Scientists Discover That Shrews Shrink Their Heads in Winter

Nature is full of amazing animal adaptations. There are lizards who change color to blend in with their surroundings. There are multiple animals who can sleep through an entire winter without eating anything. And there are even fish that come equipped with built-in flashlights. And now, scientists with the Max Planck Institute for Ornithology in Germany have discovered a new adaptation which is just as interesting as those already mentioned.

The common shrew, which is a tiny insect-eating mammal that lives in parts of Europe and Asia, actually shrinks its skull and body as winter approaches. Then, when spring starts to arrive, it regrows itself.

This phenomenon has long been suspected, but this is the first study to finally prove that the phenomenon occurs. After catching, measuring, and taking X-rays of a number of wild shrews, researchers on this study found that, on average, shrews shrink their braincases by 15% when the weather gets colder. Some shrews’ brain size shrunk by up to 30%. Body mass also decreased significantly.

When spring arrives, the shrews regrow their braincases by an average of 9%, which means they don’t return to their original size. Since shrews only live a little longer than a year, they only go through this process once, and they never re-attain their previous size.

But what purpose does this shrinking serve?

Shrews don’t hibernate or migrate, so they must do something to deal with the decrease in their food supply in the colder months. Winter is a period of extreme food scarcity for these little animals, and the reduction in body mass reduces calorie requirements in them. They have high metabolisms and must constantly eat to maintain their weight. By reducing this weight, they don’t have to eat as much when there is little food available.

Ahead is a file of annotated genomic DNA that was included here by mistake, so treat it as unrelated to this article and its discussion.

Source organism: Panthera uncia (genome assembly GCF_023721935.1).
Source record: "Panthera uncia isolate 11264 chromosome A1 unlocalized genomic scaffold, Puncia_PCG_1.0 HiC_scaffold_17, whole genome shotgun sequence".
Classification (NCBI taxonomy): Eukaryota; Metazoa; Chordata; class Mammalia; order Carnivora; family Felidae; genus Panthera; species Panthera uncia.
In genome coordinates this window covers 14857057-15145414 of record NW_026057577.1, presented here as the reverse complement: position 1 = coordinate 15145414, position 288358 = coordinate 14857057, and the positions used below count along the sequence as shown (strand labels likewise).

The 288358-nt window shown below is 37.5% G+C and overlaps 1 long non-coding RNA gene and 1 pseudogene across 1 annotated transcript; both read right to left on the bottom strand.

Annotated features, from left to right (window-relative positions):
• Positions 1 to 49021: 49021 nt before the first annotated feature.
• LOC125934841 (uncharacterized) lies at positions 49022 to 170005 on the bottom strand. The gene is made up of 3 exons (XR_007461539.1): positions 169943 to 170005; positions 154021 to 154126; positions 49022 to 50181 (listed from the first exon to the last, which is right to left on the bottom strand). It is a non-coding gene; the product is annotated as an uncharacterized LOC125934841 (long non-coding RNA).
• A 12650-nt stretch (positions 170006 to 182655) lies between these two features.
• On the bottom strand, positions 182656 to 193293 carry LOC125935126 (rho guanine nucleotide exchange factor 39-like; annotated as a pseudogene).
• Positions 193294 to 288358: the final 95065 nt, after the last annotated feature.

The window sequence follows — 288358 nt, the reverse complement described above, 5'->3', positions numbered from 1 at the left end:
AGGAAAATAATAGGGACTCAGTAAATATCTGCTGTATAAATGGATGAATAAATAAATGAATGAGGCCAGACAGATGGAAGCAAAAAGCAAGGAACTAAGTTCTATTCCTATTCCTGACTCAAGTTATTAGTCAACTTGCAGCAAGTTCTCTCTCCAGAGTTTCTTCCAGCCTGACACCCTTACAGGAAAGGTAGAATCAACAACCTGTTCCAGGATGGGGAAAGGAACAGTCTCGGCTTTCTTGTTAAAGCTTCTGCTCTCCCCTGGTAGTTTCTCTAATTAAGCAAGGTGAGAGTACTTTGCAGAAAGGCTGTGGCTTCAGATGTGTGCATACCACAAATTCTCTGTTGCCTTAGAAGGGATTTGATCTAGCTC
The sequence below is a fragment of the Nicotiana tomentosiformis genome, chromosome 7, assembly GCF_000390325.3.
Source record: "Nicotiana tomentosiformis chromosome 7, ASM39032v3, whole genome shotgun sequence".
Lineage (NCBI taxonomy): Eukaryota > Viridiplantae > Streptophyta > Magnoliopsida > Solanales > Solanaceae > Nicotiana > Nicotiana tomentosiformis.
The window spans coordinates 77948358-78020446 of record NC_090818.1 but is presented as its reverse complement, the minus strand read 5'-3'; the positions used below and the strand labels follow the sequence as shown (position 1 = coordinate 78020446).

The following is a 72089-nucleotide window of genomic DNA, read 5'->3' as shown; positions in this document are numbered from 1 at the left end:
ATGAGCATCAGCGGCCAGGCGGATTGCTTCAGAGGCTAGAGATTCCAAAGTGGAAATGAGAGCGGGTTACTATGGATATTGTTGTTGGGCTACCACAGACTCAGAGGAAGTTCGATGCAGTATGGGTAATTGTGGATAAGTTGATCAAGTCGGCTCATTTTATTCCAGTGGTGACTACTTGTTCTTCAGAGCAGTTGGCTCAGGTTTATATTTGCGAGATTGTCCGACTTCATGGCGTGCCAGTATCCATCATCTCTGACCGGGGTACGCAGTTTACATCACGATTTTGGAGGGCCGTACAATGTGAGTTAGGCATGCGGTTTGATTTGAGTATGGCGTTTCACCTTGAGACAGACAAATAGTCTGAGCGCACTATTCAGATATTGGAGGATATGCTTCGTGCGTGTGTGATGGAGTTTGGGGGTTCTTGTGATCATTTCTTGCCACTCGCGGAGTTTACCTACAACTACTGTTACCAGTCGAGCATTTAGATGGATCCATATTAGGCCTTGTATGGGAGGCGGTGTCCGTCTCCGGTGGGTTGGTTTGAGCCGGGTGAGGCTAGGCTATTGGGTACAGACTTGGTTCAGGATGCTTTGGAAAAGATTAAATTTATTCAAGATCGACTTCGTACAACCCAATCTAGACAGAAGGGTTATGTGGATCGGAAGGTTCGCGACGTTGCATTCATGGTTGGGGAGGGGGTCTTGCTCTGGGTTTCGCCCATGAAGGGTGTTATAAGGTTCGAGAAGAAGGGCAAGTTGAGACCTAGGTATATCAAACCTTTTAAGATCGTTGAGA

The brain is one of the body’s most energy-expensive organs, meaning it takes a lot of calories to keep it running. So, by reducing their brain size, the shrews are again reducing their need for food during the harsh winter months.

Now scientists know that the shrinking process definitely occurs, but they still aren’t sure how it happens. One theory is that the collagen that makes up the cranial sutures is reabsorbed by the body. More research will need to be done to figure out this remaining mystery.

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